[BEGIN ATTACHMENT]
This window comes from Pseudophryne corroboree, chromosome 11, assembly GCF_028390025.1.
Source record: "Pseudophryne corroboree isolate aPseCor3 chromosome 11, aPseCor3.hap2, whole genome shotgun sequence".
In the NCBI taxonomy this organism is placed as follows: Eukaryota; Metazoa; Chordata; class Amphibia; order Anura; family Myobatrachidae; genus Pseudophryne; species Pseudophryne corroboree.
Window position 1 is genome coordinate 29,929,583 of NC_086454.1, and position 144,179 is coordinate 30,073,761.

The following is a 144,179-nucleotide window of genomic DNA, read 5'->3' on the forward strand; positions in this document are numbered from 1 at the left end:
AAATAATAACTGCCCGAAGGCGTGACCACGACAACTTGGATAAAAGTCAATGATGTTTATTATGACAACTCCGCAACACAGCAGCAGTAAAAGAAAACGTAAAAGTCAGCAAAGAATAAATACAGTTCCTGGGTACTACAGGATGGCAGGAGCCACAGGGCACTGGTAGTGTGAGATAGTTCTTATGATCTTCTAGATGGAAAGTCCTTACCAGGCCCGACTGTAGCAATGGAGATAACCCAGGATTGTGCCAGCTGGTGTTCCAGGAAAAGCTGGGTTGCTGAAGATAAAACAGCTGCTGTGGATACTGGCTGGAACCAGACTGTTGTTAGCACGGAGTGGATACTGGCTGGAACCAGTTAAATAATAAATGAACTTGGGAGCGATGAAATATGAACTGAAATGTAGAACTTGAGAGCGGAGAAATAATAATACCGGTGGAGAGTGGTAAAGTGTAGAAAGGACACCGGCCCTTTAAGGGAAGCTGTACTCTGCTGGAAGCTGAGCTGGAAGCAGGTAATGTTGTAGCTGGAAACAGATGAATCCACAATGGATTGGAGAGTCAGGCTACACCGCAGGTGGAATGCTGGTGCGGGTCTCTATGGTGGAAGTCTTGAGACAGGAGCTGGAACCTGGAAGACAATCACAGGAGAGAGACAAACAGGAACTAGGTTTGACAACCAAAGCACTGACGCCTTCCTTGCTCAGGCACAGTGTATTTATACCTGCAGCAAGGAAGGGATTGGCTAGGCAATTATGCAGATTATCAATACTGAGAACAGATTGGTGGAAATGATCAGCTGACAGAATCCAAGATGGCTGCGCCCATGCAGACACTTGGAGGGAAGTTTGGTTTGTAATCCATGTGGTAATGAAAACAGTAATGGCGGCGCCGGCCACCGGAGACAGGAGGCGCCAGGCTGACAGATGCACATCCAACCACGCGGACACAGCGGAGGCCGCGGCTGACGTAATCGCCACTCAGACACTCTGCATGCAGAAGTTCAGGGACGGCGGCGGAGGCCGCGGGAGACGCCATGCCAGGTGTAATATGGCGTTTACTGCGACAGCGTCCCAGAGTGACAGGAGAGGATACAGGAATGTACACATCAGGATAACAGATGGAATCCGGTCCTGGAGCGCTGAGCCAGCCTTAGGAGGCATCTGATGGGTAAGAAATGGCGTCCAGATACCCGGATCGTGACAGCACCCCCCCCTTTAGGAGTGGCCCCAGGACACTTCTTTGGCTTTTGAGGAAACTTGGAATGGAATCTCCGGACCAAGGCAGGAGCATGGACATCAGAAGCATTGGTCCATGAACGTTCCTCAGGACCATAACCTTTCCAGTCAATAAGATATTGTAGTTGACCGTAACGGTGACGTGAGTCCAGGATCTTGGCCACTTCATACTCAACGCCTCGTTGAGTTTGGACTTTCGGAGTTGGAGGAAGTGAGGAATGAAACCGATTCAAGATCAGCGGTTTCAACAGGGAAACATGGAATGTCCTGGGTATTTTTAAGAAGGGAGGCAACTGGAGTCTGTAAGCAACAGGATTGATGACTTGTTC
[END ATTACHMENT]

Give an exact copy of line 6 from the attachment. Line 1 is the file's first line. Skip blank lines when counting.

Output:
AAATAATAACTGCCCGAAGGCGTGACCACGACAACTTGGATAAAAGTCAATGATGTTTATTATGACAACTCCGCAACACAGCAGCAGTAAAAGAAAACGTAAAAGTCAGCAAAGAATAAATACAGTTCCTGGGTACTACAGGATGGCAGGAGCCACAGGGCACTGGTAGTGTGAGATAGTTCTTATGATCTTCTAGATGGAAAGTCCTTACCAGGCCCGACTGTAGCAATGGAGATAACCCAGGATTGTGCCAGCTGGTGTTCCAGGAAAAGCTGGGTTGCTGAAGATAAAACAGCTGCTGTGGATACTGGCTGGAACCAGACTGTTGTTAGCACGGAGTGGATACTGGCTGGAACCAGTTAAATAATAAATGAACTTGGGAGCGATGAAATATGAACTGAAATGTAGAACTTGAGAGCGGAGAAATAATAATACCGGTGGAGAGTGGTAAAGTGTAGAAAGGACACCGGCCCTTTAAGGGAAGCTGTACTCTGCTGGAAGCTGAGCTGGAAGCAGGTAATGTTGTAGCTGGAAACAGATGAATCCACAATGGATTGGAGAGTCAGGCTACACCGCAGGTGGAATGCTGGTGCGGGTCTCTATGGTGGAAGTCTTGAGACAGGAGCTGGAACCTGGAAGACAATCACAGGAGAGAGACAAACAGGAACTAGGTTTGACAACCAAAGCACTGACGCCTTCCTTGCTCAGGCACAGTGTATTTATACCTGCAGCAAGGAAGGGATTGGCTAGGCAATTATGCAGATTATCAATACTGAGAACAGATTGGTGGAAATGATCAGCTGACAGAATCCAAGATGGCTGCGCCCATGCAGACACTTGGAGGGAAGTTTGGTTTGTAATCCATGTGGTAATGAAAACAGTAATGGCGGCGCCGGCCACCGGAGACAGGAGGCGCCAGGCTGACAGATGCACATCCAACCACGCGGACACAGCGGAGGCCGCGGCTGACGTAATCGCCACTCAGACACTCTGCATGCAGAAGTTCAGGGACGGCGGCGGAGGCCGCGGGAGACGCCATGCCAGGTGTAATATGGCGTTTACTGCGACAGCGTCCCAGAGTGACAGGAGAGGATACAGGAATGTACACATCAGGATAACAGATGGAATCCGGTCCTGGAGCGCTGAGCCAGCCTTAGGAGGCATCTGATGGGTAAGAAATGGCGTCCAGATACCCGGATCGTGACAGCACCCCCCCCTTTAGGAGTGGCCCCAGGACACTTCTTTGGCTTTTGAGGAAACTTGGAATGGAATCTCCGGACCAAGGCAGGAGCATGGACATCAGAAGCATTGGTCCATGAACGTTCCTCAGGACCATAACCTTTCCAGTCAATAAGATATTGTAGTTGACCGTAACGGTGACGTGAGTCCAGGATCTTGGCCACTTCATACTCAACGCCTCGTTGAGTTTGGACTTTCGGAGTTGGAGGAAGTGAGGAATGAAACCGATTCAAGATCAGCGGTTTCAACAGGGAAACATGGAATGTCCTGGGTATTTTTAAGAAGGGAGGCAACTGGAGTCTGTAAGCAACAGGATTGATGACTTGTTC